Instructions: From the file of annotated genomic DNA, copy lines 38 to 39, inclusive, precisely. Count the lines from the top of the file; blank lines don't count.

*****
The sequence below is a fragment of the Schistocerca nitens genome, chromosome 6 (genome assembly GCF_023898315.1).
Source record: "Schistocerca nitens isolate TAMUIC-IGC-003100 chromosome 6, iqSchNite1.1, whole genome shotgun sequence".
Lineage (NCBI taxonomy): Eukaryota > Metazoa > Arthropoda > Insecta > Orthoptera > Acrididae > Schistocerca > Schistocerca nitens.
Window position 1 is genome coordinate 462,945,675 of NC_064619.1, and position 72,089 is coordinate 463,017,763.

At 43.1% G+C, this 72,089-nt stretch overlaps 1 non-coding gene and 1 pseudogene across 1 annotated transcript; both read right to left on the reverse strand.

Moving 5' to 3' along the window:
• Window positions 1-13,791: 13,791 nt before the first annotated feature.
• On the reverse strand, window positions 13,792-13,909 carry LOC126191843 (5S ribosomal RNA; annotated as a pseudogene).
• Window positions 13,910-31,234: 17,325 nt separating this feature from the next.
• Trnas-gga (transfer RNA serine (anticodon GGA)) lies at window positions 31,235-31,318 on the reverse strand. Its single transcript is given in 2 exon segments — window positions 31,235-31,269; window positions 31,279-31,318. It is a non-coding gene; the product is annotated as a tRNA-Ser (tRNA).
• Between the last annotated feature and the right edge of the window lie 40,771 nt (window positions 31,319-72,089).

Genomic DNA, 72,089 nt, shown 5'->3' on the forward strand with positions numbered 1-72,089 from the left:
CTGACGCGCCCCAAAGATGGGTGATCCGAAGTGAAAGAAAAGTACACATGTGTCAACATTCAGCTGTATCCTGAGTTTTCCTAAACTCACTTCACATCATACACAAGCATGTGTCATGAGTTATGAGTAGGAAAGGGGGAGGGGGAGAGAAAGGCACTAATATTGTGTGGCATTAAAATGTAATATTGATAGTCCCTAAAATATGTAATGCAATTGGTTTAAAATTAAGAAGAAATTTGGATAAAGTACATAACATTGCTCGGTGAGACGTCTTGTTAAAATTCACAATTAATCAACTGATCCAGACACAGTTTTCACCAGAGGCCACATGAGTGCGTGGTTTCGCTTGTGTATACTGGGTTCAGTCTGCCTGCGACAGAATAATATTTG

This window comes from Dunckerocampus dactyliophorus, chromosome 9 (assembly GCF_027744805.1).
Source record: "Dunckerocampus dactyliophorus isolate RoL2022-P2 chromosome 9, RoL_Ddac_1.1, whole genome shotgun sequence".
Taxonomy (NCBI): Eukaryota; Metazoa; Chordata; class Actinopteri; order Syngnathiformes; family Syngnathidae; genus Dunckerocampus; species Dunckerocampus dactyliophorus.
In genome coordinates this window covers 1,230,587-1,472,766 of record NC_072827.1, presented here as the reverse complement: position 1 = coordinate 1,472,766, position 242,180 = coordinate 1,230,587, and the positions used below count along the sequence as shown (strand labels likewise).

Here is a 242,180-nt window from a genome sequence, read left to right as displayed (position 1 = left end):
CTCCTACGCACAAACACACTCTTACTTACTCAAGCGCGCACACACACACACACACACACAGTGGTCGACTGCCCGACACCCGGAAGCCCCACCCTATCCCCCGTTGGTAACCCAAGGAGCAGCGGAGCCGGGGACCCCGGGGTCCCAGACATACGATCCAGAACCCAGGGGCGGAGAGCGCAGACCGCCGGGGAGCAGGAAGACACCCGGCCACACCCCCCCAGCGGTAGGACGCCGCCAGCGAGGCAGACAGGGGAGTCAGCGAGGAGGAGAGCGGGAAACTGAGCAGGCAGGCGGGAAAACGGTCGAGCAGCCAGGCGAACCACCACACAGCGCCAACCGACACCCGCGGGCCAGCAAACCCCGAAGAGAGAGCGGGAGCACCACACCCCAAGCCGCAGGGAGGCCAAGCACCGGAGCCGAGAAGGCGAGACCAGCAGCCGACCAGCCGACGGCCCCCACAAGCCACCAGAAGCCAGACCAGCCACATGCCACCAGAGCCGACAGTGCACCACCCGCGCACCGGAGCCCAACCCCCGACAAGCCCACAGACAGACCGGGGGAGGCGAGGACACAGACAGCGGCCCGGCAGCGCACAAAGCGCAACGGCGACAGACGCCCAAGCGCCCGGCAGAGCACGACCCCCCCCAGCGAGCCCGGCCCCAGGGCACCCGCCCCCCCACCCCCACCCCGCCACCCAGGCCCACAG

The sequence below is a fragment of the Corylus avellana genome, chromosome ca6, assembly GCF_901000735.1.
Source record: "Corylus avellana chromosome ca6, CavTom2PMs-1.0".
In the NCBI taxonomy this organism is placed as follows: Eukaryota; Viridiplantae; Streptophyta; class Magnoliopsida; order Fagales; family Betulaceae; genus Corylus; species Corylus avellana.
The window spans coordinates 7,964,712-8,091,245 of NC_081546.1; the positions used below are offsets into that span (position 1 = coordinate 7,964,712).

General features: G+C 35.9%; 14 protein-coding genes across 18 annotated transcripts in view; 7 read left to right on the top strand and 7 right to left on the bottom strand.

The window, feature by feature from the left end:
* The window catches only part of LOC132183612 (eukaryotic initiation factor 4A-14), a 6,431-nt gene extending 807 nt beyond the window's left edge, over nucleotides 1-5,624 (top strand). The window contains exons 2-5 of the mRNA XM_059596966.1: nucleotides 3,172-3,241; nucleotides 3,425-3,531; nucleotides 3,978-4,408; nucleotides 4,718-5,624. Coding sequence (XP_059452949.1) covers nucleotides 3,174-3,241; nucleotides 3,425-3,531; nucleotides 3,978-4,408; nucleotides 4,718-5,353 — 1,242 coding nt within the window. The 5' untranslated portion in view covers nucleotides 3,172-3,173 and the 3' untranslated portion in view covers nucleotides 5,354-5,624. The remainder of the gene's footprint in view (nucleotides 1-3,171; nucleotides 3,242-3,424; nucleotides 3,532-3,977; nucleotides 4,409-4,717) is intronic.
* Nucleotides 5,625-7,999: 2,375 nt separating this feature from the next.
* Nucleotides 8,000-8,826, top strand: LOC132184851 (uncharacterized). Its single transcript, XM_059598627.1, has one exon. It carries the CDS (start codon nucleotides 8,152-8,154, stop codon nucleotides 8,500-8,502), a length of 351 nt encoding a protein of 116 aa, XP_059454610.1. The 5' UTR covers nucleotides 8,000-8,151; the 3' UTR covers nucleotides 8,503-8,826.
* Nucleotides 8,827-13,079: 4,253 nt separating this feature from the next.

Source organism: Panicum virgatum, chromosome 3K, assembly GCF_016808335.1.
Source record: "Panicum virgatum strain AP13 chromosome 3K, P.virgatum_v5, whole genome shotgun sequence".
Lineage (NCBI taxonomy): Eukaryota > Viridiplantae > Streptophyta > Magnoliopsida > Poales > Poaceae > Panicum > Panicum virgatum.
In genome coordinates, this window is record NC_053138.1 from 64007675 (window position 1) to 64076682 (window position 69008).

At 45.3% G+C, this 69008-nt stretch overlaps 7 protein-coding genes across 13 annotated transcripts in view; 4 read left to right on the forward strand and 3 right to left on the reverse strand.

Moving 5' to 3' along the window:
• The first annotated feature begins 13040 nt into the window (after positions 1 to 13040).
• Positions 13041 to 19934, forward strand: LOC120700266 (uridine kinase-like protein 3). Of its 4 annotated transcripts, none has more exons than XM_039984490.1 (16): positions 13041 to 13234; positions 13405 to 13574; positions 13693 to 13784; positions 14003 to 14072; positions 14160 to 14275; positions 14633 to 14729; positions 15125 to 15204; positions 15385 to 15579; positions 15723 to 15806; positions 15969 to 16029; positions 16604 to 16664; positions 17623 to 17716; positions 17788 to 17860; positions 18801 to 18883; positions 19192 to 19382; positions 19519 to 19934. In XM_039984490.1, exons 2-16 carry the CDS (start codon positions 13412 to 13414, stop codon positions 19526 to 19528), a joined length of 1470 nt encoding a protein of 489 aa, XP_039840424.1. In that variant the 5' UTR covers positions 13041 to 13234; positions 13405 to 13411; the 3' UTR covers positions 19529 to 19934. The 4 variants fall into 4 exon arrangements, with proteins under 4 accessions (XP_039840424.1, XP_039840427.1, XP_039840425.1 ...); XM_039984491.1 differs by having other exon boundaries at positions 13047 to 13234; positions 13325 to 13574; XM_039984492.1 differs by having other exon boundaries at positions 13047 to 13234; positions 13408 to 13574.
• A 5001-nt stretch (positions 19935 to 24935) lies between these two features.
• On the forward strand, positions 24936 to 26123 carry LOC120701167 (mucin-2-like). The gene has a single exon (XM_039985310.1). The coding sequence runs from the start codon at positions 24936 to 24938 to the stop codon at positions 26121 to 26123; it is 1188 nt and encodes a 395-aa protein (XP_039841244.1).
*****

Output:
• A 5001-nt stretch (positions 19935 to 24935) lies between these two features.
• On the forward strand, positions 24936 to 26123 carry LOC120701167 (mucin-2-like). The gene has a single exon (XM_039985310.1). The coding sequence runs from the start codon at positions 24936 to 24938 to the stop codon at positions 26121 to 26123; it is 1188 nt and encodes a 395-aa protein (XP_039841244.1).